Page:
Why are images of astronomical nebulae mostly colored?
The colors in astronomical images provide information about the properties and chemical composition of astronomical objects in space.
Even if astronauts could theoretically get close to deep sky objects in space, their eyes could only see the visible portion of the radiation emitted.
However, telescopes can collect the radiation from astronomical objects and the ionized gases from deep sky objects. Filters in the beam path between the telescope and the camera chip separate the visible parts of the radiation and are recorded by the camera's recording chip.
In One-Shot-Color (OSC) cameras, a color filter is already vapour-deposited on the camera chip (Bayer sensor).
With the Mono cameras (black and white) mostly used for astrophotography, special astro filters are inserted into the beam path using a filter wheel or filter drawer.
The camera saves these visible wavelengths (= colors) as a colored astro image on the camera's memory card.
The colored astro image thus corresponds to the visible wavelengths of the ionized gases and chemical elements in space.
How about the stars?
Stars are also usually colored in astronomical images. In addition to white, they are often bluish, yellow or red. These color variations depend on the temperature and the evolutionary stage of the stars.
are usually very hot and young stars. They have high surface temperatures and emit mainly in the short-wavelength blue and violet regions of the electromagnetic spectrum. These blue stars are often found in regions of active star formation.
are usually slightly older than the blue stars. They have a slightly lower surface temperature and therefore appear yellowish. Yellow stars are often found in star clusters and in the galactic disk.
tend to be the oldest and coolest stars. They have low surface temperatures and emit mainly in the long-wave red part of the spectrum. Red stars can occur at different stages in their evolution, including giant stars and red giants.
It is important to note that the colors in astronomical photos are often enhanced or manipulated to emphasize specific information or to make the image more pleasing to the human eye.
The actual color of an astronomical object can be inconspicuous to the human eye or even outside the visible spectrum.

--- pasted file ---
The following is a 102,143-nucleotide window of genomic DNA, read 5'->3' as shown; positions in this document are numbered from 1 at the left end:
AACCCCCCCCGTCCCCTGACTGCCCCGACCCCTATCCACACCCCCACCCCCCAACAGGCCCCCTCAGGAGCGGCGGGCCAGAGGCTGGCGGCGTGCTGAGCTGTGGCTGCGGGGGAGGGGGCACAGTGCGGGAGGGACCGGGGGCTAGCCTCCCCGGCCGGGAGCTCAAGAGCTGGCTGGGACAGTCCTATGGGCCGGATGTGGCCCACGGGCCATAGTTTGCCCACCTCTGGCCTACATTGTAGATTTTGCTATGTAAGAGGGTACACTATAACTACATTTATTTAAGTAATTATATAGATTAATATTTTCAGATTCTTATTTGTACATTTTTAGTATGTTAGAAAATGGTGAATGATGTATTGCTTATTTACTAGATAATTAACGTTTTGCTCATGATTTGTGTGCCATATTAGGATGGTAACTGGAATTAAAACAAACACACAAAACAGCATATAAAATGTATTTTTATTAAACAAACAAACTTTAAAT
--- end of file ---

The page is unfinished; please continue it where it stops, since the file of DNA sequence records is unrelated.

To make recorded data comparable and easier for us to interpret, coordinated color palettes such as the Hubble Color Palette are used.
The Hubble color palette
The Hubble Palette is a method for color-coding astronomical images based on data from the Hubble Space Telescope.
This palette allows astronomers to identify and study various chemical elements and ionized gases in nebulae.
The Hubble color palette is also often used by astrophotographers for astronomical images, e.g. also in some of my images below.
Types of astronomical nebulae
A distinction is made between the following types of astronomical nebulae:
1. Emission Nebula
These nebulae are composed of glowing gas excited by energetic sources such as hot young stars. The atoms in these nebulae absorb the energy of the stars and re-emit it as visible light. Each atom or type of molecule has characteristic emission lines that lie at specific wavelengths of the electromagnetic spectrum. When these lines fall within the visible part of the spectrum, we can perceive them as distinct colors. For example, hydrogen in an emission nebula often appears red, while oxygen can appear green or blue.
2. Reflection Nebula
These nebulae are made up of dust particles that reflect light from nearby stars. The color of a reflection nebula depends on the composition and size of the dust particles. Typically, reflection nebulae appear blue because the dust particles tend to scatter blue light more than light of other colors. A well-known example of a reflection nebula is the Pleiades Nebula in the constellation of Taurus.
3. Dark Nebula
These nebulae are made up of dense interstellar dust that blocks light from stars behind. They appear dark or black because they do not transmit visible light. However, these nebulae can be indirectly illuminated by light from surrounding stars or emission nebulae, causing them to appear as high-contrast structures against the bright background.
3. Planetary Nebulae
Planetary Nebulae are astronomical nebulae composed of a shell of gas and plasma expelled from old stars at the end of their evolution, e.g. Owl Nebula Messier 974.
4. Molecular Clouds
Molecular clouds are interstellar gas clouds and are considered the birthplace of stars. More than half the mass of our Milky Way consists of molecular clouds. They consist mainly of molecular hydrogen (H2).
In 1985 the astronomers Magnani, Blitz and Mundy (MBM) developed a catalogue of 56 high galactic latitude molecular clouds. These clouds of interstellar dust, also known as Integrated Flux Nebula (IFN) or Galactic Cirrus lies above the galactic plane and dimly reflect the starlight of our Milky Way.
Link to Wikipedia: Bayer Matrix / Bayer Filter
Link to Hubble Space Telescope site
Link to Wikipedia: Emission Nebula
Link to Wikipedia: Reflection Nebula
Link to Wikipedia: Dark Nebula
Link to Wikipedia: Molecular Cloud
Link to List of planetary nebulae
Link to esa site: Planetary Nebulae.